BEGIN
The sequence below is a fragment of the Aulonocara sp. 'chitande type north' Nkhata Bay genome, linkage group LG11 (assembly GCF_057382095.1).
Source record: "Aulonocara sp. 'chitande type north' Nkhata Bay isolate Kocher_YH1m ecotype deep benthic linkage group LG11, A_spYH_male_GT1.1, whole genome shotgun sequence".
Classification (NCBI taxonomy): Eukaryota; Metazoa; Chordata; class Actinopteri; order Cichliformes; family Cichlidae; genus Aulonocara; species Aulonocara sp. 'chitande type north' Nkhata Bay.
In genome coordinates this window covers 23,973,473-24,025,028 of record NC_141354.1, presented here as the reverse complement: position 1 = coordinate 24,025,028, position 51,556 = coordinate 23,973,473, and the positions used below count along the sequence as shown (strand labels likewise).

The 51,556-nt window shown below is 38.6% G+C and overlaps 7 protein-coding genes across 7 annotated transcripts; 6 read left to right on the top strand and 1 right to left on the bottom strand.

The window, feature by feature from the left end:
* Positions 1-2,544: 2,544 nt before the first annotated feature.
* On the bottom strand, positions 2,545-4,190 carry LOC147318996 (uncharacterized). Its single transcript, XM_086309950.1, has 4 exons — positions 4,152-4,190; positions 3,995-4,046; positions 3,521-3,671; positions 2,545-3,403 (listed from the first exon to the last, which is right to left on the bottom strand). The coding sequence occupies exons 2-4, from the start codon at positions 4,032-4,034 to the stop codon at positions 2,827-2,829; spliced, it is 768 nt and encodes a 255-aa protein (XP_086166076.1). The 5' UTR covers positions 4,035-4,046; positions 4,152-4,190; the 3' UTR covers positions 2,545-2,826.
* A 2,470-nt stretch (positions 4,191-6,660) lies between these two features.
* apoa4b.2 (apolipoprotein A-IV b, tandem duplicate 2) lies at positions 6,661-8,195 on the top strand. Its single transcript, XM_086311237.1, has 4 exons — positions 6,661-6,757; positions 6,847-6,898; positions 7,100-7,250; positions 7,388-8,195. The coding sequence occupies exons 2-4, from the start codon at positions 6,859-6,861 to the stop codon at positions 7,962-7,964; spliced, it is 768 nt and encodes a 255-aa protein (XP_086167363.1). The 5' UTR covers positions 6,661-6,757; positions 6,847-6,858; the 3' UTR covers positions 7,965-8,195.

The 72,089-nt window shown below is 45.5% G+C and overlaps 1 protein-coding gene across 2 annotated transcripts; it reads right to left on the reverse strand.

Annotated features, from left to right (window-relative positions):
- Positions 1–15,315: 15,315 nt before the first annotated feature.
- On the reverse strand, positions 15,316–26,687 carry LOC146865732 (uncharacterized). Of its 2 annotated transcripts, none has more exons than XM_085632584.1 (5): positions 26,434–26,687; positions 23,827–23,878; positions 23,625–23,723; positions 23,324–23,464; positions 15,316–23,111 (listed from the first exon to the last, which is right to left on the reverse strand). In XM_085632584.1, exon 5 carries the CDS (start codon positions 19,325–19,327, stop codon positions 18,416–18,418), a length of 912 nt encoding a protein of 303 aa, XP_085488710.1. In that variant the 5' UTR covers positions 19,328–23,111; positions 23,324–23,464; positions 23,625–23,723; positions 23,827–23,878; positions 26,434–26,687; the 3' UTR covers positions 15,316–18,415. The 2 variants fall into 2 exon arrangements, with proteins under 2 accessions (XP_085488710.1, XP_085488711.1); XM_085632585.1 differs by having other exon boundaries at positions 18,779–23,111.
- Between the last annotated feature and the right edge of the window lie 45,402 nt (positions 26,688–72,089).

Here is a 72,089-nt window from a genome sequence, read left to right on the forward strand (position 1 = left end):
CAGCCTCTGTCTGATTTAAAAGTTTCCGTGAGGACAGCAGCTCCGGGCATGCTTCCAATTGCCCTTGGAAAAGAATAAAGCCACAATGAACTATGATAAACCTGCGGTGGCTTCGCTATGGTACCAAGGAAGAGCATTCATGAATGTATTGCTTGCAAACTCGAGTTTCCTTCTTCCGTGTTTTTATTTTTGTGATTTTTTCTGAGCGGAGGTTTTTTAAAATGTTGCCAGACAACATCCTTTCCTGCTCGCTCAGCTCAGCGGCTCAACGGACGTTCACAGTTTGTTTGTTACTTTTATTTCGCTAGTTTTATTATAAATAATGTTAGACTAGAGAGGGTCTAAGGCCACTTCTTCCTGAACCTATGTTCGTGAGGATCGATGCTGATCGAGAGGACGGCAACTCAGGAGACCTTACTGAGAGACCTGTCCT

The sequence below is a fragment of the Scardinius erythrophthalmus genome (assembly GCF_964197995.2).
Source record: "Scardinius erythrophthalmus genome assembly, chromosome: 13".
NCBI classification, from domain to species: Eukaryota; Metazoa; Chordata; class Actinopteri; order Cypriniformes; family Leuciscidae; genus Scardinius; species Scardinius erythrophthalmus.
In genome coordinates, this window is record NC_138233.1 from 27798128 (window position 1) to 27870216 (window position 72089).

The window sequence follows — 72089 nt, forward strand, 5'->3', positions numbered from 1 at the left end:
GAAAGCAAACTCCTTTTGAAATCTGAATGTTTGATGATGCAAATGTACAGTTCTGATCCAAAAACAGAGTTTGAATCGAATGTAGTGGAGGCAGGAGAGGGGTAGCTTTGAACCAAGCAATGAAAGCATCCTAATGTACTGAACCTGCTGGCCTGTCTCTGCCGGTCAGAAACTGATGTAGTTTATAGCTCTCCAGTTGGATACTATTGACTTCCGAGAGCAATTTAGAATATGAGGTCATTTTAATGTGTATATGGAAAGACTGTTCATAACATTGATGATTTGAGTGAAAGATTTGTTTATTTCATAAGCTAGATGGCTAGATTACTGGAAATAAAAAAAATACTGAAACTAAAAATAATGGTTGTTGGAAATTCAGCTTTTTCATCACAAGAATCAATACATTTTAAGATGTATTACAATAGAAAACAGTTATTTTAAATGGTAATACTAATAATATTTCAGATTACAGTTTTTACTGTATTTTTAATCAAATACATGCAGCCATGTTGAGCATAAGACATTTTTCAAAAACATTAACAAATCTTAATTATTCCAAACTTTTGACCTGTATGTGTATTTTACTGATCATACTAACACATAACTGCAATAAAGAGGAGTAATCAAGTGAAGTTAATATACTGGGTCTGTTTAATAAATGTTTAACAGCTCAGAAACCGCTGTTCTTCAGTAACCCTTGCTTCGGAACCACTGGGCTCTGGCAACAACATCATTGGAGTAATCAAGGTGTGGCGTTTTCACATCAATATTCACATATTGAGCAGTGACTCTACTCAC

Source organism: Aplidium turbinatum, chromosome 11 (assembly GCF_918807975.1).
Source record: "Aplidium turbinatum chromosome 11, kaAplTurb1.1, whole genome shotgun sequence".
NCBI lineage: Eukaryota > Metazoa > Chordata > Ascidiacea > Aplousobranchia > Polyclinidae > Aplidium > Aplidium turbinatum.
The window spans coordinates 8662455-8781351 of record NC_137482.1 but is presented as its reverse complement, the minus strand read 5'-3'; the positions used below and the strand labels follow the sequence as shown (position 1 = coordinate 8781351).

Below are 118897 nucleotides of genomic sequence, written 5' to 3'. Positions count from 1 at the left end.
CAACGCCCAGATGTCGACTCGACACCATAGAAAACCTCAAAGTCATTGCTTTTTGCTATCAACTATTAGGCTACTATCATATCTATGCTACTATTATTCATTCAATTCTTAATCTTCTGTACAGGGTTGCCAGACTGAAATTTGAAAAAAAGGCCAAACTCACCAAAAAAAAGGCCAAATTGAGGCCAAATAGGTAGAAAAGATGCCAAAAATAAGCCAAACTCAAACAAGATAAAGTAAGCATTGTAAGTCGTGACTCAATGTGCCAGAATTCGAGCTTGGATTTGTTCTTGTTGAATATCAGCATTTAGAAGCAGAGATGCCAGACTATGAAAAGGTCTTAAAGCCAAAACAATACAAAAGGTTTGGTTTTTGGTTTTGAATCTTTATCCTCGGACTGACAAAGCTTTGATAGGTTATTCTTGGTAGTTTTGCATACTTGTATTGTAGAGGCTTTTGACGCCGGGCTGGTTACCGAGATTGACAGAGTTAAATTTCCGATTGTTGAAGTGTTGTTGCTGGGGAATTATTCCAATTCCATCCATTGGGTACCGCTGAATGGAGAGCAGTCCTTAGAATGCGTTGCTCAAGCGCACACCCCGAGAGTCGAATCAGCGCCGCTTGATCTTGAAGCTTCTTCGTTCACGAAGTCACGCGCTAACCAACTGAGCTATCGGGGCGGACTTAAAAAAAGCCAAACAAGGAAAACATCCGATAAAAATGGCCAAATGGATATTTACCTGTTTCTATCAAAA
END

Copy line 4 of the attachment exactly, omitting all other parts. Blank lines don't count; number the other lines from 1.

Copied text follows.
In genome coordinates this window covers 23,973,473-24,025,028 of record NC_141354.1, presented here as the reverse complement: position 1 = coordinate 24,025,028, position 51,556 = coordinate 23,973,473, and the positions used below count along the sequence as shown (strand labels likewise).